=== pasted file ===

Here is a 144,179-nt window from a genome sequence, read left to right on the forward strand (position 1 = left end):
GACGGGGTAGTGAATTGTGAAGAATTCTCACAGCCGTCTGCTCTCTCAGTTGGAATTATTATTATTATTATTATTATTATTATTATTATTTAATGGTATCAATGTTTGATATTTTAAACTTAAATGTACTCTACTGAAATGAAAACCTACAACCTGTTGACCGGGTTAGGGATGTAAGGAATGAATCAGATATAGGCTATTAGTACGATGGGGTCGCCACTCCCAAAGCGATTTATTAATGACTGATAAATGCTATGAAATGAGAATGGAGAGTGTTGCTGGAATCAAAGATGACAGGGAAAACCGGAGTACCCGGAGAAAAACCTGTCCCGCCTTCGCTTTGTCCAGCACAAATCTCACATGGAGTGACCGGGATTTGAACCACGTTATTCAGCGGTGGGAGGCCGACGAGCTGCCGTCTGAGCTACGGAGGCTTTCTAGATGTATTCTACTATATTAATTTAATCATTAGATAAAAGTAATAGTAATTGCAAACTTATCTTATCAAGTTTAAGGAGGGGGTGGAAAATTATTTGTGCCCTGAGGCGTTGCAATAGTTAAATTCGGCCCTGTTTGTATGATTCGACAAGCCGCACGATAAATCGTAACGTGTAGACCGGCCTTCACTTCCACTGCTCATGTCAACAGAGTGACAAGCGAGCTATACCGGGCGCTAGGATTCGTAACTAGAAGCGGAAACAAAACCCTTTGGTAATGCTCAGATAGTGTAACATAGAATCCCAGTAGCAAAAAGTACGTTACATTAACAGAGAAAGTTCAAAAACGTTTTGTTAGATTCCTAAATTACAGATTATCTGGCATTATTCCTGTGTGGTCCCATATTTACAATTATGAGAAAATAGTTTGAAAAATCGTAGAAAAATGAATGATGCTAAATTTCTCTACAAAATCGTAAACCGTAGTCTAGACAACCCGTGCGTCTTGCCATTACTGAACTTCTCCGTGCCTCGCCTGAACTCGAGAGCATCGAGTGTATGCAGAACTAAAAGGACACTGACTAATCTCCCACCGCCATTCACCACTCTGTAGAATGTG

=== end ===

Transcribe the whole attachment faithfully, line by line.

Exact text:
Here is a 144,179-nt window from a genome sequence, read left to right on the forward strand (position 1 = left end):
GACGGGGTAGTGAATTGTGAAGAATTCTCACAGCCGTCTGCTCTCTCAGTTGGAATTATTATTATTATTATTATTATTATTATTATTATTTAATGGTATCAATGTTTGATATTTTAAACTTAAATGTACTCTACTGAAATGAAAACCTACAACCTGTTGACCGGGTTAGGGATGTAAGGAATGAATCAGATATAGGCTATTAGTACGATGGGGTCGCCACTCCCAAAGCGATTTATTAATGACTGATAAATGCTATGAAATGAGAATGGAGAGTGTTGCTGGAATCAAAGATGACAGGGAAAACCGGAGTACCCGGAGAAAAACCTGTCCCGCCTTCGCTTTGTCCAGCACAAATCTCACATGGAGTGACCGGGATTTGAACCACGTTATTCAGCGGTGGGAGGCCGACGAGCTGCCGTCTGAGCTACGGAGGCTTTCTAGATGTATTCTACTATATTAATTTAATCATTAGATAAAAGTAATAGTAATTGCAAACTTATCTTATCAAGTTTAAGGAGGGGGTGGAAAATTATTTGTGCCCTGAGGCGTTGCAATAGTTAAATTCGGCCCTGTTTGTATGATTCGACAAGCCGCACGATAAATCGTAACGTGTAGACCGGCCTTCACTTCCACTGCTCATGTCAACAGAGTGACAAGCGAGCTATACCGGGCGCTAGGATTCGTAACTAGAAGCGGAAACAAAACCCTTTGGTAATGCTCAGATAGTGTAACATAGAATCCCAGTAGCAAAAAGTACGTTACATTAACAGAGAAAGTTCAAAAACGTTTTGTTAGATTCCTAAATTACAGATTATCTGGCATTATTCCTGTGTGGTCCCATATTTACAATTATGAGAAAATAGTTTGAAAAATCGTAGAAAAATGAATGATGCTAAATTTCTCTACAAAATCGTAAACCGTAGTCTAGACAACCCGTGCGTCTTGCCATTACTGAACTTCTCCGTGCCTCGCCTGAACTCGAGAGCATCGAGTGTATGCAGAACTAAAAGGACACTGACTAATCTCCCACCGCCATTCACCACTCTGTAGAATGTG